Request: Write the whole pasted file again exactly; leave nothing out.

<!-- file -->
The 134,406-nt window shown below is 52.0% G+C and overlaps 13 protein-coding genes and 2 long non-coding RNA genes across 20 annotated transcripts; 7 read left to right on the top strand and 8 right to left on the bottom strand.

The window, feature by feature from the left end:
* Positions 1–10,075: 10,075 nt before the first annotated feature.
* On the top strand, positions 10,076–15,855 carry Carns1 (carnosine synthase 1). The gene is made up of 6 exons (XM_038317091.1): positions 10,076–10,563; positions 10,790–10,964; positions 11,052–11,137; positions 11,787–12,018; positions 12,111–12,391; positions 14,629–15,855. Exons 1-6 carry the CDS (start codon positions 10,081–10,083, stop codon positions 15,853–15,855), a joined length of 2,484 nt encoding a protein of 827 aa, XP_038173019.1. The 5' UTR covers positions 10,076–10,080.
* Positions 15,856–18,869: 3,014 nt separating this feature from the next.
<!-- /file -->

The 134,406-nt window shown below is 52.0% G+C and overlaps 13 protein-coding genes and 2 long non-coding RNA genes across 20 annotated transcripts; 7 read left to right on the top strand and 8 right to left on the bottom strand.

The window, feature by feature from the left end:
* Positions 1–10,075: 10,075 nt before the first annotated feature.
* On the top strand, positions 10,076–15,855 carry Carns1 (carnosine synthase 1). The gene is made up of 6 exons (XM_038317091.1): positions 10,076–10,563; positions 10,790–10,964; positions 11,052–11,137; positions 11,787–12,018; positions 12,111–12,391; positions 14,629–15,855. Exons 1-6 carry the CDS (start codon positions 10,081–10,083, stop codon positions 15,853–15,855), a joined length of 2,484 nt encoding a protein of 827 aa, XP_038173019.1. The 5' UTR covers positions 10,076–10,080.
* Positions 15,856–18,869: 3,014 nt separating this feature from the next.